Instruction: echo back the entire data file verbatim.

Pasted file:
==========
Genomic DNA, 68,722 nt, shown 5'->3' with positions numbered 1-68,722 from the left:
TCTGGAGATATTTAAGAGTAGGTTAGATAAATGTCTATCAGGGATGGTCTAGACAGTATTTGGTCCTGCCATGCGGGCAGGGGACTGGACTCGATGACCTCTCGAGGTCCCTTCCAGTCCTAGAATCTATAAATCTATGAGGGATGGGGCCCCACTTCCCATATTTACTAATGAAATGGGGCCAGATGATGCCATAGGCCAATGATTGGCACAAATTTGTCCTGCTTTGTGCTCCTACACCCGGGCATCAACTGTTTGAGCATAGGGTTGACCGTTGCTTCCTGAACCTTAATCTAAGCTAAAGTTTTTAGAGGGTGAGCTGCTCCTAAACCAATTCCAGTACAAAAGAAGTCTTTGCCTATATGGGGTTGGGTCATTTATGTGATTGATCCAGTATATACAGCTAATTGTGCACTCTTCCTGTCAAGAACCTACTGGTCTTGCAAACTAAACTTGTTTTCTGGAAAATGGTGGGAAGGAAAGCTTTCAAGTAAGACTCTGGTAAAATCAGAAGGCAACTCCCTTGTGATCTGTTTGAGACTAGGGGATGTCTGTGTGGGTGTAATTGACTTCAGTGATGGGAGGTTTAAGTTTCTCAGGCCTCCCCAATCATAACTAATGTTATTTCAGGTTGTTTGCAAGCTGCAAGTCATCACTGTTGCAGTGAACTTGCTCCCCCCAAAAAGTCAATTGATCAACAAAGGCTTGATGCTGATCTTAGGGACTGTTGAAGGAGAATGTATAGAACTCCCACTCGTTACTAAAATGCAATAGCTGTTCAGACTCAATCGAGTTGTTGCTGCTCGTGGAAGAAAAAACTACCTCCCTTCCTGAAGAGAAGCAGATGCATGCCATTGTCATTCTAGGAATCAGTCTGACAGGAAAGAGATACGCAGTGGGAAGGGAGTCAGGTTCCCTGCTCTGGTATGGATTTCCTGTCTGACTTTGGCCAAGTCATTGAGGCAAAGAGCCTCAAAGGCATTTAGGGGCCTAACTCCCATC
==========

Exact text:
Genomic DNA, 68,722 nt, shown 5'->3' with positions numbered 1-68,722 from the left:
TCTGGAGATATTTAAGAGTAGGTTAGATAAATGTCTATCAGGGATGGTCTAGACAGTATTTGGTCCTGCCATGCGGGCAGGGGACTGGACTCGATGACCTCTCGAGGTCCCTTCCAGTCCTAGAATCTATAAATCTATGAGGGATGGGGCCCCACTTCCCATATTTACTAATGAAATGGGGCCAGATGATGCCATAGGCCAATGATTGGCACAAATTTGTCCTGCTTTGTGCTCCTACACCCGGGCATCAACTGTTTGAGCATAGGGTTGACCGTTGCTTCCTGAACCTTAATCTAAGCTAAAGTTTTTAGAGGGTGAGCTGCTCCTAAACCAATTCCAGTACAAAAGAAGTCTTTGCCTATATGGGGTTGGGTCATTTATGTGATTGATCCAGTATATACAGCTAATTGTGCACTCTTCCTGTCAAGAACCTACTGGTCTTGCAAACTAAACTTGTTTTCTGGAAAATGGTGGGAAGGAAAGCTTTCAAGTAAGACTCTGGTAAAATCAGAAGGCAACTCCCTTGTGATCTGTTTGAGACTAGGGGATGTCTGTGTGGGTGTAATTGACTTCAGTGATGGGAGGTTTAAGTTTCTCAGGCCTCCCCAATCATAACTAATGTTATTTCAGGTTGTTTGCAAGCTGCAAGTCATCACTGTTGCAGTGAACTTGCTCCCCCCAAAAAGTCAATTGATCAACAAAGGCTTGATGCTGATCTTAGGGACTGTTGAAGGAGAATGTATAGAACTCCCACTCGTTACTAAAATGCAATAGCTGTTCAGACTCAATCGAGTTGTTGCTGCTCGTGGAAGAAAAAACTACCTCCCTTCCTGAAGAGAAGCAGATGCATGCCATTGTCATTCTAGGAATCAGTCTGACAGGAAAGAGATACGCAGTGGGAAGGGAGTCAGGTTCCCTGCTCTGGTATGGATTTCCTGTCTGACTTTGGCCAAGTCATTGAGGCAAAGAGCCTCAAAGGCATTTAGGGGCCTAACTCCCATC